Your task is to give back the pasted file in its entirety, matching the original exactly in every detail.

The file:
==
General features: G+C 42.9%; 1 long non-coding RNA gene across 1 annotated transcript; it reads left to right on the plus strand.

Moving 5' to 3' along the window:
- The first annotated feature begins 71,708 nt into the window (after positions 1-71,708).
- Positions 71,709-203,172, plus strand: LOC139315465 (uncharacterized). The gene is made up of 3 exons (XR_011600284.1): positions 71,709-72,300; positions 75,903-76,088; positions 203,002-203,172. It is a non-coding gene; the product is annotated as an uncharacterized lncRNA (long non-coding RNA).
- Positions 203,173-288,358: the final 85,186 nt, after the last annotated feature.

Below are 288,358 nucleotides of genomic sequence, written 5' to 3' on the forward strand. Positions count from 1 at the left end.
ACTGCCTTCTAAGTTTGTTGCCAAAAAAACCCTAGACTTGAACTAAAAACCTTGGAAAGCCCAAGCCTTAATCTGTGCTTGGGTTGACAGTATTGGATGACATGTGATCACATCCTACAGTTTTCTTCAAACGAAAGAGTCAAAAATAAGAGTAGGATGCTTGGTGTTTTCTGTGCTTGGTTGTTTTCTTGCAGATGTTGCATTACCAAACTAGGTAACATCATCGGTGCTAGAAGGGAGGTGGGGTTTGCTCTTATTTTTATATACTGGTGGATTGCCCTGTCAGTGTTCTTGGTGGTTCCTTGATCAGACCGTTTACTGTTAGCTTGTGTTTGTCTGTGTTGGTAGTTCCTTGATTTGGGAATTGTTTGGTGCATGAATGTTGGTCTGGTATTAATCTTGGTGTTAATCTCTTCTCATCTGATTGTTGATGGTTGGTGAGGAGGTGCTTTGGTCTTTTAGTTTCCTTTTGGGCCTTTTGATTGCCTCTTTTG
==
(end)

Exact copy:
General features: G+C 42.9%; 1 long non-coding RNA gene across 1 annotated transcript; it reads left to right on the plus strand.

Moving 5' to 3' along the window:
- The first annotated feature begins 71,708 nt into the window (after positions 1-71,708).
- Positions 71,709-203,172, plus strand: LOC139315465 (uncharacterized). The gene is made up of 3 exons (XR_011600284.1): positions 71,709-72,300; positions 75,903-76,088; positions 203,002-203,172. It is a non-coding gene; the product is annotated as an uncharacterized lncRNA (long non-coding RNA).
- Positions 203,173-288,358: the final 85,186 nt, after the last annotated feature.

Below are 288,358 nucleotides of genomic sequence, written 5' to 3' on the forward strand. Positions count from 1 at the left end.
ACTGCCTTCTAAGTTTGTTGCCAAAAAAACCCTAGACTTGAACTAAAAACCTTGGAAAGCCCAAGCCTTAATCTGTGCTTGGGTTGACAGTATTGGATGACATGTGATCACATCCTACAGTTTTCTTCAAACGAAAGAGTCAAAAATAAGAGTAGGATGCTTGGTGTTTTCTGTGCTTGGTTGTTTTCTTGCAGATGTTGCATTACCAAACTAGGTAACATCATCGGTGCTAGAAGGGAGGTGGGGTTTGCTCTTATTTTTATATACTGGTGGATTGCCCTGTCAGTGTTCTTGGTGGTTCCTTGATCAGACCGTTTACTGTTAGCTTGTGTTTGTCTGTGTTGGTAGTTCCTTGATTTGGGAATTGTTTGGTGCATGAATGTTGGTCTGGTATTAATCTTGGTGTTAATCTCTTCTCATCTGATTGTTGATGGTTGGTGAGGAGGTGCTTTGGTCTTTTAGTTTCCTTTTGGGCCTTTTGATTGCCTCTTTTG